We have reached a point where we need to ask questions about whether or not there are certain changes that need to happen to the way the federal system has been operating. As much as there is a desire and demand for giving full effect to the federal design of the Constitution, it is equally important that we also look at the other side of the equation. Wherever you are, you also have an Ethiopian citizenship. As a citizen, your rights and interests need to be respected. Wherever you are, you shouldn’t be targeted or your rights and interests shouldn’t depend on the good will of a particular region.

There are questions that people ask whether or not we have reached a point where we need to look into how the Constitution has articulated and responded to the issue of the rights of nations, nationalities, and peoples, and how it responded to their equality. A society that is committed to the rights and interests of nations, nationalities, and peoples or ethnic groups can only thrive if it has equal, if not more, commitment to the rights of individuals as citizens of the state. There has to be balance between the two. It is that balance that would enable to address some of the most troubling manifestations of violence.

The structure of the government has to reflect that. Multi-party politics has to be properly implemented and realized. As much as possible, it is important that there is legal and political space that enables the diversity of political views to be reflected at the structure of government and parliament. One of the agendas that have been announced by President Mulatu Teshome (PhD), when he delivered the State of the Union address at the beginning of the year, was that there could be a reform of the electoral system of the country. It is in the interest of the country and its stability that it is acted upon.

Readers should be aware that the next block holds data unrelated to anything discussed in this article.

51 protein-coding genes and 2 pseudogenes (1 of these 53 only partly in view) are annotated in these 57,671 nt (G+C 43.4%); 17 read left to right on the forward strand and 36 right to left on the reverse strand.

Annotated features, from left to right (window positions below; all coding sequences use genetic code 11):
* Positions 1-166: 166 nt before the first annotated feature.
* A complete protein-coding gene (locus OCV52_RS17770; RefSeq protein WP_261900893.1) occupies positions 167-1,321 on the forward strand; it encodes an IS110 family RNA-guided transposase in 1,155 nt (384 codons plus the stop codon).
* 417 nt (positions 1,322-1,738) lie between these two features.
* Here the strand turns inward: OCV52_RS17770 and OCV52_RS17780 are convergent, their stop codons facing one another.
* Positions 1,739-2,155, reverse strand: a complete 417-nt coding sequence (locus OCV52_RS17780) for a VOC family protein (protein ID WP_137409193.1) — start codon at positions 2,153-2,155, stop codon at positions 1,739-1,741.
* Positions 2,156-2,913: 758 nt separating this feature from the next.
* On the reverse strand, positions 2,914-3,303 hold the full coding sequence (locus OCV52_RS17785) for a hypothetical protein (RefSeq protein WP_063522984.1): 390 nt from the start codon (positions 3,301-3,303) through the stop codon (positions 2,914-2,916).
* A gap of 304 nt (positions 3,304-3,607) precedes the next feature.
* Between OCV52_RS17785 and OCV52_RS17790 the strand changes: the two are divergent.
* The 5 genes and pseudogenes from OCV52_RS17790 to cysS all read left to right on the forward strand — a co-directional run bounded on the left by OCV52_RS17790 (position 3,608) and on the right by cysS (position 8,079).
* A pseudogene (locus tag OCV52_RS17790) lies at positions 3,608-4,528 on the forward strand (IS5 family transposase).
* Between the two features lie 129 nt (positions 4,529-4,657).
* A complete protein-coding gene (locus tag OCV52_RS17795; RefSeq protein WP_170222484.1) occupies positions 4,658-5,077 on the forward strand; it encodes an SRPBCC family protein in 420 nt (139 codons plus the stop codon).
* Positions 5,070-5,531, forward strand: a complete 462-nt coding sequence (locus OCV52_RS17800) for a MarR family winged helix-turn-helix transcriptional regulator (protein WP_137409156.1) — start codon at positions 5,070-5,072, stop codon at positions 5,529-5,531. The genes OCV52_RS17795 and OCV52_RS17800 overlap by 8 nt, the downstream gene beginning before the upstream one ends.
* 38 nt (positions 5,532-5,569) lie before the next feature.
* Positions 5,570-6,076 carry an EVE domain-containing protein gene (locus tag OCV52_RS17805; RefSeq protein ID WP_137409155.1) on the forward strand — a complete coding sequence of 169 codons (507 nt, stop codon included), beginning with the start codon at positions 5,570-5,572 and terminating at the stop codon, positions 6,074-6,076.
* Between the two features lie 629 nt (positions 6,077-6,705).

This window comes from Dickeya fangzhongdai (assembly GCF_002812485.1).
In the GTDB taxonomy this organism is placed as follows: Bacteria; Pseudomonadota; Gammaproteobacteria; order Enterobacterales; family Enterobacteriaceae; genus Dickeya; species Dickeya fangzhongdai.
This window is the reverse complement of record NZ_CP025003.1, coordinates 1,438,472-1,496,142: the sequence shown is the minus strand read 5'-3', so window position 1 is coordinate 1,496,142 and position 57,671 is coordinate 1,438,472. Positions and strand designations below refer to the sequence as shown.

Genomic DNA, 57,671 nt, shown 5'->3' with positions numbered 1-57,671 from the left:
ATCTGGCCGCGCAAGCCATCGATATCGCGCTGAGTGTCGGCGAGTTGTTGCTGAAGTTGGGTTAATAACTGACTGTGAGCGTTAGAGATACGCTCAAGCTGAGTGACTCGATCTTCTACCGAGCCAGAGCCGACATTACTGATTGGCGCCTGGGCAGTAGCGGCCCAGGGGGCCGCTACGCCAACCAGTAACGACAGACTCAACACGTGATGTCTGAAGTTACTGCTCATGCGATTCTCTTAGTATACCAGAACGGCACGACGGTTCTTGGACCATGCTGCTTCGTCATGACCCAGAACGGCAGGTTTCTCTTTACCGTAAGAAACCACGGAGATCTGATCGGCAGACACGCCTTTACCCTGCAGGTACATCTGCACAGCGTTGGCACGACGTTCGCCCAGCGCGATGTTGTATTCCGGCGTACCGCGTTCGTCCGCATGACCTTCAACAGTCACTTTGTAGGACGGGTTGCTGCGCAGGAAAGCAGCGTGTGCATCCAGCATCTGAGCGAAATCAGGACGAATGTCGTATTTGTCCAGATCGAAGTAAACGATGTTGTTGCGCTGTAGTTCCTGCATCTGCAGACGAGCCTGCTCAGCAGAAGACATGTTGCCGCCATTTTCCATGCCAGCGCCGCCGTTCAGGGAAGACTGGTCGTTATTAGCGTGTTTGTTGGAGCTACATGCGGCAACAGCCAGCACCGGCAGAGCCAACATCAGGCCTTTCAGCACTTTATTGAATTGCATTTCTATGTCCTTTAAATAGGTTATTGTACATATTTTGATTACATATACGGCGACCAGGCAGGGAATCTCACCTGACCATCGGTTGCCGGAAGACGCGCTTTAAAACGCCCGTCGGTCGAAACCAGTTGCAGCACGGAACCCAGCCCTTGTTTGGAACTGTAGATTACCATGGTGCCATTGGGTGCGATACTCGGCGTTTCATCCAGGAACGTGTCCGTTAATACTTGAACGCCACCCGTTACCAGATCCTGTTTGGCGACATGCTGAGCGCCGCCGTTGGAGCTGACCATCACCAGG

In the context of the economic dimension of things, I think one may not dispute whether the developmental state model is the model that works better for Ethiopia. But the way it is acted upon and implemented leaves so much to be desired. It raises questions on whether or not some of the approaches taken in implementation would make you doubt whether it is a developmental approach particularly when it affects communities to an extent that it leads to a sense of alienation and people rising up against those developmental processes and projects. FDI is good but the terms and conditions are more important. What kind of say do people have when those investments are directed to their areas? To what extent their interests and needs adequately protected? Addressing issues related to dispossession of land and displacements are so important. It is the provision of all these kinds of reforms that is going to determine whether or not we have successfully reversed the course of events and we are on a path for a more peaceful, stable, and people-centered order.